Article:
Most of the early coverage of this morning’s announcement that Comcast plans to buy Time Warner Cable for $45 billion has been focused on its consumer cable business. However, the companies, themselves, are wrapping themselves up in a “this will help small businesses” flag in their spin management.

The companies’ joint press release doesn’t explain how, but claims the acquisition will create “multiple pro-cometitive benefits, including for small and medium-sized businesses.”

Both Time Warner and Comcast market a bundle of internet, phone and TV services to small businesses.

There is much to sort out related to who could be the winners and losers if the FCC and Department of Justice approve the acquisition (which is a major topic for debate this morning). One issue that is already having a negative impact  on businesses–and could worsen without more competition–is the growing gap between the speed of internet access available to most small businesses in the U.S. vs. other countries in the world where fiber optics networks are more widely available.

On, Susan Crawford, a Harvard Law School professor and author of the book, “Captive Audience: The Telecom Industry and Monopoly Power in the New Gilded Age,” explains why she believes the merger is bad for businesses and consumers, alike.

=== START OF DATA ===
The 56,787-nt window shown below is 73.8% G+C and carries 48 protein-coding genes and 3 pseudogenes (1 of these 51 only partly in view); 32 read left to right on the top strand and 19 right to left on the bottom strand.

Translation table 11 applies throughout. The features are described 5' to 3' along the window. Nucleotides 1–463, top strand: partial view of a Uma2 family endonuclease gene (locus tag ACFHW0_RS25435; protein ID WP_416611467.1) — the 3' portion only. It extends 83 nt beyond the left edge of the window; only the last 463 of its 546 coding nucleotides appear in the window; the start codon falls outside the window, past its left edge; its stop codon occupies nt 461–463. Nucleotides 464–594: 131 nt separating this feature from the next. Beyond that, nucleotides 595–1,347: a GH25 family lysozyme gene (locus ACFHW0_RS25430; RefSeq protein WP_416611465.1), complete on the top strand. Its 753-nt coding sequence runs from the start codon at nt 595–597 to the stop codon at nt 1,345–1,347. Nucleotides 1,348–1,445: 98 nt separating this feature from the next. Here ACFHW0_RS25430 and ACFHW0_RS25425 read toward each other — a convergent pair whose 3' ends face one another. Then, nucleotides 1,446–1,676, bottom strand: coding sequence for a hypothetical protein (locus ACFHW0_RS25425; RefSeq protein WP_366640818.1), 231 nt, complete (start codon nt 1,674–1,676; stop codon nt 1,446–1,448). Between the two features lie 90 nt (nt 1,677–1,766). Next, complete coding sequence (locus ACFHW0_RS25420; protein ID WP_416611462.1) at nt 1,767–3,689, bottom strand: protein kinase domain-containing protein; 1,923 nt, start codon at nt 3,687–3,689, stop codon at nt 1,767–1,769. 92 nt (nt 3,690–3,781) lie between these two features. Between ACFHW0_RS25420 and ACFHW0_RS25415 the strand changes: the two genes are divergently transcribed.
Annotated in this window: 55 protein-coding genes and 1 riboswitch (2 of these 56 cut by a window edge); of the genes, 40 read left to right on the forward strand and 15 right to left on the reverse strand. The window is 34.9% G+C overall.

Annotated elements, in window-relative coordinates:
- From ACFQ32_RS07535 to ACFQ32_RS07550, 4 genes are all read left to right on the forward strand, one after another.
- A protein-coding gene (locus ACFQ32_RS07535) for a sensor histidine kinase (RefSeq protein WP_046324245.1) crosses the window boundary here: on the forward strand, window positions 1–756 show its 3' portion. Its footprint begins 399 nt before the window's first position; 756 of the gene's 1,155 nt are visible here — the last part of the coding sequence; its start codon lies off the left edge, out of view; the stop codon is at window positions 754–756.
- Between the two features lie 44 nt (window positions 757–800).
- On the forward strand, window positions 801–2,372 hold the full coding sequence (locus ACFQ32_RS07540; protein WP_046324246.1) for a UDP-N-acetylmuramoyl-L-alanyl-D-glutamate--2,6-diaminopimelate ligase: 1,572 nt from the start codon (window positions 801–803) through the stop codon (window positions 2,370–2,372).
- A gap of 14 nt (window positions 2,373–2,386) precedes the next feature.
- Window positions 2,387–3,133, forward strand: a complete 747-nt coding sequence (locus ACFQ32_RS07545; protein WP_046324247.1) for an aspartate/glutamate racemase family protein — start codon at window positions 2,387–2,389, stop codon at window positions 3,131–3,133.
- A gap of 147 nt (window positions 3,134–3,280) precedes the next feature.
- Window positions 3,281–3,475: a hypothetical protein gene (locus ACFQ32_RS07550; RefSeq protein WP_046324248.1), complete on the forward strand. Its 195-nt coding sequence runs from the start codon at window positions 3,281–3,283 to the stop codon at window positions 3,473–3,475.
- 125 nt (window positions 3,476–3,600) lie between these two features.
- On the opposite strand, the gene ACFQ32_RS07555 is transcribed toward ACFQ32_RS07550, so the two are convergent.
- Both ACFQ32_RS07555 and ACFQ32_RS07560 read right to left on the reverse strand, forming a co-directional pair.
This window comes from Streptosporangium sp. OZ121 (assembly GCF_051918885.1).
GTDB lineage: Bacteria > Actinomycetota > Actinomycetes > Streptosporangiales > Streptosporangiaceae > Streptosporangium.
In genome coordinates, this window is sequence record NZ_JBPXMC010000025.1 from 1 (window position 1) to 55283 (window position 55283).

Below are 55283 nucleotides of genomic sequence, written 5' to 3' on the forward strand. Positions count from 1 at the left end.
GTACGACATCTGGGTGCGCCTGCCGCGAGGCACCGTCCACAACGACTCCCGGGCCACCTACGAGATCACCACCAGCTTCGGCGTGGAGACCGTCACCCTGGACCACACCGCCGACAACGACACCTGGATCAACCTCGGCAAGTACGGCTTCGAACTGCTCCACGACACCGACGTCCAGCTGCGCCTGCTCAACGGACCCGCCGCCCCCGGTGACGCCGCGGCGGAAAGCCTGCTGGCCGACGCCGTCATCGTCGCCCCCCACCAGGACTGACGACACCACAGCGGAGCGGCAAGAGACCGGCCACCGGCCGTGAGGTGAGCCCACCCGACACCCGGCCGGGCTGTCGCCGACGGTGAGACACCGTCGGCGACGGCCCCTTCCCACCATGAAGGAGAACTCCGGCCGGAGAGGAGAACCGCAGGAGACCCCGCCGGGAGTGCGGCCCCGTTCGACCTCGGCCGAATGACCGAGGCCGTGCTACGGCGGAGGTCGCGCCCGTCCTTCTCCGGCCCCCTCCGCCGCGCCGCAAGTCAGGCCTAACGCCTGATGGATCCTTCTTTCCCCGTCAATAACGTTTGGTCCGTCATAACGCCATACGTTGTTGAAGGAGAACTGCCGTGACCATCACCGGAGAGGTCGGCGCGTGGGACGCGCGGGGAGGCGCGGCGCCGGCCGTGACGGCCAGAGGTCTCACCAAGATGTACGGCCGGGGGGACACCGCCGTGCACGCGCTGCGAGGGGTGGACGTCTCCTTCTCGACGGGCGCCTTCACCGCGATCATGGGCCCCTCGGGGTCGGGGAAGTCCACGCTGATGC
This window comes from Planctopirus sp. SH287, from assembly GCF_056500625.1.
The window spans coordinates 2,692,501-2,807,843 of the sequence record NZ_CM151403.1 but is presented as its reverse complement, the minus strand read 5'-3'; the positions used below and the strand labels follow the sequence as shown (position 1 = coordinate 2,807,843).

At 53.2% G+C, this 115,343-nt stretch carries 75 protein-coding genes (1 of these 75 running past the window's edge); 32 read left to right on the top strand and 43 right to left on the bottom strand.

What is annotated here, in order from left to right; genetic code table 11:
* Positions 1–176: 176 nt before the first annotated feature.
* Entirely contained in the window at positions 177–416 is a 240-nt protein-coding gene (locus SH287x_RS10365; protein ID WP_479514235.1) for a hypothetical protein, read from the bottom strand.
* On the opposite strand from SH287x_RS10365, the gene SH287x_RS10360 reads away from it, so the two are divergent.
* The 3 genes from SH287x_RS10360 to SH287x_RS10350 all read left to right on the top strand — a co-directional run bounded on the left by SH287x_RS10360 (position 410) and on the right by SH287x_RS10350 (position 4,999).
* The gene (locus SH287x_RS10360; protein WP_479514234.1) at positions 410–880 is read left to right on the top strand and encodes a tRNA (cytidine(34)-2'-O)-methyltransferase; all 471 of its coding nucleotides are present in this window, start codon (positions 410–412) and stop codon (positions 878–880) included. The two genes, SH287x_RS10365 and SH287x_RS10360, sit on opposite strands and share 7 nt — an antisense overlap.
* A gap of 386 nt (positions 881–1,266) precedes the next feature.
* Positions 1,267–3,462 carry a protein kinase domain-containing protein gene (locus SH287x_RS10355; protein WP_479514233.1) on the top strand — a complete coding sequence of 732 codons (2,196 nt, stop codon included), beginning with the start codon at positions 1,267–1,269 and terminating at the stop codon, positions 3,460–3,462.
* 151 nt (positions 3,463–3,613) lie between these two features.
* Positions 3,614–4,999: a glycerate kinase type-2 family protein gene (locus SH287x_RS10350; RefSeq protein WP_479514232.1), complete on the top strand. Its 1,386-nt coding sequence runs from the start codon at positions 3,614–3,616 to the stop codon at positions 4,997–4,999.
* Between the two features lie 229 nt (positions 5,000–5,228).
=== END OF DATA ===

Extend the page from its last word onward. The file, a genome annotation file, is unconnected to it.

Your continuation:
“The reason this deal is scary is that for the vast majority of businesses in 19 of the 20 largest metropolitan areas in the country, their only choice for a high-capacity wired connection will be Comcast. Comcast, in turn, has its own built-in conflicts of interest: It will be serving the interests of its shareholders by keeping investments in its network as low as possible — in particular, making no move to provide the world-class fiber-optic connections that are now standard and cheap in other countries — and extracting as much rent as it can, in all kinds of ways. Comcast, for purposes of today’s public , is calling itself a “cable company.” It no longer is. Comcast sells infrastructure subject to neither competition nor a cop on the beat.

“For a country attempting to compete on the global stage, this is a problem. It’s time to recognize that industrial policy — true leadership, the kinds of initiatives that brought us the federal highway system and national electrification — is called for. If regulating these guys is too difficult, let’s allow mayors to build alternative fiber-optic networks such as the one in Chattanooga, Tennessee, that has lured businesses and spurred economic growth. We can’t allow our future to be captured by the short-term cash flow desires of Comcast’s investors.”

It is somewhat normal for the FCC, DOJ or other regulatory agency, to, as part of the approval of a a merger or acquisition, require certain provisions (like upgrading a network or sell certain properties) if the regulatory agency perceives the leverage that accrues to the combined company will do away with incentives to innovate.

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